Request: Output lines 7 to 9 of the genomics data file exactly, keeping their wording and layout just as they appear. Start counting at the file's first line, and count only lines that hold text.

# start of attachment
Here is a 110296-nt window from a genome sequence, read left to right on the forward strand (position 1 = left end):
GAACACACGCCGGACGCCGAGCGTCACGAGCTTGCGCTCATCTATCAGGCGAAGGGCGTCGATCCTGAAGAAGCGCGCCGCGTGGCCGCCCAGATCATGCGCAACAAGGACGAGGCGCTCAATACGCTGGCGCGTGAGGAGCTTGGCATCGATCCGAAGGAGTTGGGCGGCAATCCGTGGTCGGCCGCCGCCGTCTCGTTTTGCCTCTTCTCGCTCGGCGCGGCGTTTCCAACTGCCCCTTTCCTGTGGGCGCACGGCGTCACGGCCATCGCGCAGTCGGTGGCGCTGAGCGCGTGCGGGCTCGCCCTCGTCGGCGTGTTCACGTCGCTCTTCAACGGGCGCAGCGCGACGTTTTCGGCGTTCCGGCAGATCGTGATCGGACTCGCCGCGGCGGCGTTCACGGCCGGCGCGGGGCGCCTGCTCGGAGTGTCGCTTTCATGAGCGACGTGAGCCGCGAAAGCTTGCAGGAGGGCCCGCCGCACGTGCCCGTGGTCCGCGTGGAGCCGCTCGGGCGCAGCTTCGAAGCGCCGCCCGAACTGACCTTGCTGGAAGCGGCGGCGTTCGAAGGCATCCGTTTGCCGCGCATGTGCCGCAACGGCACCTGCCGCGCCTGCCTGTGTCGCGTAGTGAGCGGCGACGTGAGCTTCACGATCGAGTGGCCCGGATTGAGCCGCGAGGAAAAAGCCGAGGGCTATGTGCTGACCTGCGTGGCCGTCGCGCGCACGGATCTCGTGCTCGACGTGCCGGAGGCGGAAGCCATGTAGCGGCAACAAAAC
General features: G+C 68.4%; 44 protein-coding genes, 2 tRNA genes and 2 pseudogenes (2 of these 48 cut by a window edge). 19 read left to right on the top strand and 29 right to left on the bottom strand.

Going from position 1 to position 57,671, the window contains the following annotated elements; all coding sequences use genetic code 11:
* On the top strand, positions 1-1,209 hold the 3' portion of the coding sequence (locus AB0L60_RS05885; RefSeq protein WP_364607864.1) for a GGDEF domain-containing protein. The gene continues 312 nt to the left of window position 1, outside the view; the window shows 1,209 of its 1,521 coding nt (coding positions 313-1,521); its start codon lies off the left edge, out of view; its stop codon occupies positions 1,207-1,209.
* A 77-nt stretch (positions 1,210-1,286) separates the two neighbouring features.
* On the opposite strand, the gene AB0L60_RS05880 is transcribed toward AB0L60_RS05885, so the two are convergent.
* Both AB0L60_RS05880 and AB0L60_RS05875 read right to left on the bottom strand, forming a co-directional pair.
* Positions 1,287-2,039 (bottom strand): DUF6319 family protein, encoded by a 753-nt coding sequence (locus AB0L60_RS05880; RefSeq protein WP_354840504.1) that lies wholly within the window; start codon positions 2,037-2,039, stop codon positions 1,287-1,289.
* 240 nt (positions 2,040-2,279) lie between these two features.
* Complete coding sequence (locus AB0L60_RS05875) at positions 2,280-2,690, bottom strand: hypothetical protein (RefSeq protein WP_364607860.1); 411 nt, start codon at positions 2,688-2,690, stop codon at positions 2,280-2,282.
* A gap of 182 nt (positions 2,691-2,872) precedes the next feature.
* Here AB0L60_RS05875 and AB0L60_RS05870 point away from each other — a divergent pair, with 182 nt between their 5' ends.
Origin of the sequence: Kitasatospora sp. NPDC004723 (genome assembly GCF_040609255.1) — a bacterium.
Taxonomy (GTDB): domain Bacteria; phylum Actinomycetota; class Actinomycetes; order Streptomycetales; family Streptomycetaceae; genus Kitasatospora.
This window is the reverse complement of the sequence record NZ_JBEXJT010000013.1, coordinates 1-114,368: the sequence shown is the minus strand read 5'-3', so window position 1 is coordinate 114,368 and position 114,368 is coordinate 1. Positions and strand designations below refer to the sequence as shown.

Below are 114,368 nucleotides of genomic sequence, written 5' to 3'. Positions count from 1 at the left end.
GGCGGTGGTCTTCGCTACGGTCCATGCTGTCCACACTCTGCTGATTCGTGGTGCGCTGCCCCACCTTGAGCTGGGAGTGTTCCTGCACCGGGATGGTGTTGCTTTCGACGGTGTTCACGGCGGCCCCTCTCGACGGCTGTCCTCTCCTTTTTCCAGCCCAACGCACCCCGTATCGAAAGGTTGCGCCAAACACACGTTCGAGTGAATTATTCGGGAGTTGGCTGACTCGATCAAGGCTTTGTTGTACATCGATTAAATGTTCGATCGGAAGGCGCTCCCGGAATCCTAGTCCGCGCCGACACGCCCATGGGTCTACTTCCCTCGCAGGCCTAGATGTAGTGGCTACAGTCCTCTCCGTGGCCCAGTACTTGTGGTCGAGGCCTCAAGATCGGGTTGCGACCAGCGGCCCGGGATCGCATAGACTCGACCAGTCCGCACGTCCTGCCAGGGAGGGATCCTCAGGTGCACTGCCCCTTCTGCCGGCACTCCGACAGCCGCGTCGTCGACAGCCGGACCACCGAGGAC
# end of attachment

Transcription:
* On the opposite strand, the gene AB0L60_RS05880 is transcribed toward AB0L60_RS05885, so the two are convergent.
* Both AB0L60_RS05880 and AB0L60_RS05875 read right to left on the bottom strand, forming a co-directional pair.
* Positions 1,287-2,039 (bottom strand): DUF6319 family protein, encoded by a 753-nt coding sequence (locus AB0L60_RS05880; RefSeq protein WP_354840504.1) that lies wholly within the window; start codon positions 2,037-2,039, stop codon positions 1,287-1,289.